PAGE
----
In 1954 The Right Honorable Derek Heathcote Amory MP for Tiverton in Devon, later to become Lord Amory, bought a yacht ‘Ailanthus’. Ministerial duties meant that Lord Amory was not able to sail his yacht as much as he would have liked and he often had trouble organising a crew at short notice. Lord Amory was also a Chief Scouts Commissioner and on one occasion visiting the Stepney Sea Scouts he met the Senior Scout Leader Commander Walter Scott who suggested that Lord Amory should raise a crew from the Sea Scouts and Sea Cadets and be ready to take Lord Amory sailing whenever he was able. This arrangement worked extremely well and both men saw the huge impression and the benefits Sail Training was having on the young crews. In November 1959 Lord Amory established the London Sailing Project with the aim of providing opportunities for young men to develop a range of interpersonal & leadership skills.
Commander Scott continued to sail Ailanthus from the river Medway with Sea Cadets and Sea Scouts and, seeing the very positive impact the London Sailing Project was having, Lord Amory bought another large Yacht ‘Rona’ in early 1961. In the spring of 1961 the Project moved both yachts to Gosport in Portsmouth harbour. In 1963 Commander Scott ‘invented’ the Watch Leader grade as he saw the benefit of communication between the young crew and a young leader. This also gave the Project one part of its very important ethos, that young people who sailed with the Project should have the opportunity of progression through the ranks to eventually become Skipper. The Amory award was also introduced that year for someone who “had given of their best” and another large yacht was acquired ‘Lilly Maid’. The arrangement of three large yachts and a small training yacht, at that time ‘Moyra’, continues to this day.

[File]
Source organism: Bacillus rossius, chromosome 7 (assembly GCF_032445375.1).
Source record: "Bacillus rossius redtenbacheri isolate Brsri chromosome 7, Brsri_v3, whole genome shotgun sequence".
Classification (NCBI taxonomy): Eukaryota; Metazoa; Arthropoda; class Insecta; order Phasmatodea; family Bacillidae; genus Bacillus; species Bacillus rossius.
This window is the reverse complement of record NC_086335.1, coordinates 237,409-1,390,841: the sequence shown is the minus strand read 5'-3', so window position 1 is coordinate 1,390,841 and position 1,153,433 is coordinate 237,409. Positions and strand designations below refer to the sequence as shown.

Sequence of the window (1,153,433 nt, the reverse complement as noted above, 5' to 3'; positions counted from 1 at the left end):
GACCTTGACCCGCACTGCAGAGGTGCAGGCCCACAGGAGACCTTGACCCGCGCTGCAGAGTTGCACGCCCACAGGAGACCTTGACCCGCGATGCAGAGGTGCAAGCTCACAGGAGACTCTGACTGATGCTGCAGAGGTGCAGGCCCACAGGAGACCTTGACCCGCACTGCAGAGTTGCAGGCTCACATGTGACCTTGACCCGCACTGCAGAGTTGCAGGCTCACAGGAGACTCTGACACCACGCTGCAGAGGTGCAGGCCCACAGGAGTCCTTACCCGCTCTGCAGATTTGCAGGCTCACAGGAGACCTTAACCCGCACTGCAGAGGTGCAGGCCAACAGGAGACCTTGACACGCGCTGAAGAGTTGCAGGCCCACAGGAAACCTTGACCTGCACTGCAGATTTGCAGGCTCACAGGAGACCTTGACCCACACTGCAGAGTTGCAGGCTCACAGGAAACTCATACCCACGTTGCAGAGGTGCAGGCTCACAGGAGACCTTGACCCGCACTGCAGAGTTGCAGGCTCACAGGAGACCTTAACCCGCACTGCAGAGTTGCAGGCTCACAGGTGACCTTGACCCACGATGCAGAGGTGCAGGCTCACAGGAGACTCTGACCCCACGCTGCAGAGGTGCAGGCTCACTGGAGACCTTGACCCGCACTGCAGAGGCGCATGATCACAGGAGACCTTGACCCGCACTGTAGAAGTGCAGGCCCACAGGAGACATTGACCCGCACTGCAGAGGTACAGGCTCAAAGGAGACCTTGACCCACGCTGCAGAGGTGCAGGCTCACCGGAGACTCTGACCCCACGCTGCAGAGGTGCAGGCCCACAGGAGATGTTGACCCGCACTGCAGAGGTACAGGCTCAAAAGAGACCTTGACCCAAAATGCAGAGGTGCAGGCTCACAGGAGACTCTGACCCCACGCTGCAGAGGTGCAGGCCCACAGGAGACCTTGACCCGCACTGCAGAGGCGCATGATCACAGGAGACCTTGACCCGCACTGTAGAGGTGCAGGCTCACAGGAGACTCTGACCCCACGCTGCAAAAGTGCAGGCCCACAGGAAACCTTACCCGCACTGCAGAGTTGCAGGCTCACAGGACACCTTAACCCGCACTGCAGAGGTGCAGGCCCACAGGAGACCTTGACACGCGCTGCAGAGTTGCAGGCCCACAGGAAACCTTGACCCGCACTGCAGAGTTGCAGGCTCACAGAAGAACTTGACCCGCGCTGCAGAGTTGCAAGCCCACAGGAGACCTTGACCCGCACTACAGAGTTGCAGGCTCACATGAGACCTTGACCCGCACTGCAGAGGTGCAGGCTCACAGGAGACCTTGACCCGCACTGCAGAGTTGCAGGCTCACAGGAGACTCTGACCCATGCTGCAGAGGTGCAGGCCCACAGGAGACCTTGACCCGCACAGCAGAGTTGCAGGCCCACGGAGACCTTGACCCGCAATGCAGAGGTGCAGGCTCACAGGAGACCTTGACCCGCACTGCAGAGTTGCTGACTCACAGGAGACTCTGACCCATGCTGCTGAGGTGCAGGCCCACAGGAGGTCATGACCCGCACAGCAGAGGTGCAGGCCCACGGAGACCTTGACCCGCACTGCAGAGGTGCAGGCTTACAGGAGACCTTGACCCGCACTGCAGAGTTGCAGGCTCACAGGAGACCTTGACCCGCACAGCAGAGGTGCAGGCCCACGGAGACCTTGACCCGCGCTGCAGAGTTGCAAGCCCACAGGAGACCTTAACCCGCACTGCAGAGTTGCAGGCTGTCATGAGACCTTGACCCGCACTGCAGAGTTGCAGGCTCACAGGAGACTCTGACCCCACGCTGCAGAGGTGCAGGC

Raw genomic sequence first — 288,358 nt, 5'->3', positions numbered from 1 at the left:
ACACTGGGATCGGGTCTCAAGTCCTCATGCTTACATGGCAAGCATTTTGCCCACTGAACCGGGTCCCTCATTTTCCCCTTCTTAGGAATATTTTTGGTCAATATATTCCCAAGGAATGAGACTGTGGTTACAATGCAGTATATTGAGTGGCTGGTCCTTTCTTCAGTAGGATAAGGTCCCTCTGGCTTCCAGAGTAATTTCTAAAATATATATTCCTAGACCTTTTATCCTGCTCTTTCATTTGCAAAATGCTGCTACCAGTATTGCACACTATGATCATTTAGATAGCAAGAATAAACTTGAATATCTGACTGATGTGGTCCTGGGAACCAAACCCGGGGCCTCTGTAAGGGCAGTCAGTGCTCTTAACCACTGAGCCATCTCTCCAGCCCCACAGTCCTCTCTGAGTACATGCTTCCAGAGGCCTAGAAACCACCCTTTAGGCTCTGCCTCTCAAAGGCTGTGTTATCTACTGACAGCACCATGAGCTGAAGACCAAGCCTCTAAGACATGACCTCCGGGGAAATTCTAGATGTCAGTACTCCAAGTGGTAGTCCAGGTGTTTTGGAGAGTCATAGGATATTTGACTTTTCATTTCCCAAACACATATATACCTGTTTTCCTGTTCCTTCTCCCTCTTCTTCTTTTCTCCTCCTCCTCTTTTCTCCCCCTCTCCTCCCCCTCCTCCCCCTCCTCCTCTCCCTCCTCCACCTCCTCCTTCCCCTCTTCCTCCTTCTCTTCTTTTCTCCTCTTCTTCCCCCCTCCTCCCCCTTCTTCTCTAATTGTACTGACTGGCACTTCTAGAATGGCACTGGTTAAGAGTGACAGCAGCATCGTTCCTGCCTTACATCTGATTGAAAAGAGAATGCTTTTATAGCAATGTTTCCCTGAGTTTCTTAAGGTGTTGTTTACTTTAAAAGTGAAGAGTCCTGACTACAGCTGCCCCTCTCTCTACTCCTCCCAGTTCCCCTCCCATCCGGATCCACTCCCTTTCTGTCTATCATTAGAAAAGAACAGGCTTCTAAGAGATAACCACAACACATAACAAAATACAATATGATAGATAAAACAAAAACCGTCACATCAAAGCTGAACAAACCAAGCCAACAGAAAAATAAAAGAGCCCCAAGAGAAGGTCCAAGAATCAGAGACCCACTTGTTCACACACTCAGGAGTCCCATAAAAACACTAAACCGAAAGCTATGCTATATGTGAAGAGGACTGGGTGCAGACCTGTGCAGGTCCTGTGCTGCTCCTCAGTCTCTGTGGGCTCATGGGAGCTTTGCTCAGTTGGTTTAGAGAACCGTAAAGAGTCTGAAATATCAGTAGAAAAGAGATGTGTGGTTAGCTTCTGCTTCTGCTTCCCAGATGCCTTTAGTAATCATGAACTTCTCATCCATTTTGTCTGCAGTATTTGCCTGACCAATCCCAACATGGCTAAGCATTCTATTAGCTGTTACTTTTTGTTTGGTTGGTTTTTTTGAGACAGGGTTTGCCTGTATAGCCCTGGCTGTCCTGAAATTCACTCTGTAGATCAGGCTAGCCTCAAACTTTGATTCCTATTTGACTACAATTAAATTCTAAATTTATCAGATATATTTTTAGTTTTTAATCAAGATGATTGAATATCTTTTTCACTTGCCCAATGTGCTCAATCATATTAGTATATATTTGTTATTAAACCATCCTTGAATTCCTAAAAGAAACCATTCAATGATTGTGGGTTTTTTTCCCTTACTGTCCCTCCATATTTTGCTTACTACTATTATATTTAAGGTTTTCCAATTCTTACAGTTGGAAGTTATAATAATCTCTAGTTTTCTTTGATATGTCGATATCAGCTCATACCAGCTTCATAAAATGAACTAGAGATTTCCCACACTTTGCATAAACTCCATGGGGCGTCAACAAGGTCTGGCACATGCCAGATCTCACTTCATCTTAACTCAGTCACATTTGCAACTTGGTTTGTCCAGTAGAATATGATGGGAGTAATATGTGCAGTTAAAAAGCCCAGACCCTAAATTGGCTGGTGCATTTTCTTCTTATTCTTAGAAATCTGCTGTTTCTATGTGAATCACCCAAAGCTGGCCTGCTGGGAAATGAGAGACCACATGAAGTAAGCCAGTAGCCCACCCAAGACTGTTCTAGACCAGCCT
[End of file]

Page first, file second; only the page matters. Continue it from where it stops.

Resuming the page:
In the early days of the Project the crews consisted of 4 Sea Cadets, 4 Sea Scouts and 4 from the London Federation of Boy’s Clubs. This arrangement encouraged a mix of skills and everyone learnt from the experience and benefits of teamwork. The Afterguard was mainly formed with sailors from the armed services and other organisations who were known to Commander Scott, and Watch Leaders who had been promoted from the crews. Today there is no direct entry as Skipper; all have either joined as a Watch Officer or progressed through the ranks and sixty percent of our current Skippers have been promoted through the ranks of the Project. In addition to the Skipper the Afterguard is made up of a Mate, two Watch Officers and two Watch Leaders.
In more recent decades the Project changed its name to the Rona Sailing Project to reflect that crews come from all over the country. Girls are now well represented in both crews and Afterguard and we ensure that we have a mix of social backgrounds from the well-adjusted to those in care of the social and probation services. We also run therapeutic voyages for groups of vulnerable adults and young people, including those with learning disabilities, mental health issues, in treatment or recovery from substance misuse, and those who are living with chronic conditions. This year we celebrate sixty years of Sail Training and our crews regularly participate in Sail Training International Tall Ships Races.
The full history of the Rona Sailing Project, and accompanying resources, is going to appear on the website shortly.
Our aim is to provide opportunities for young people to acquire those attributes of a seaman, namely: a sense of responsibility, resourcefulness and teamwork which will help them throughout their lives.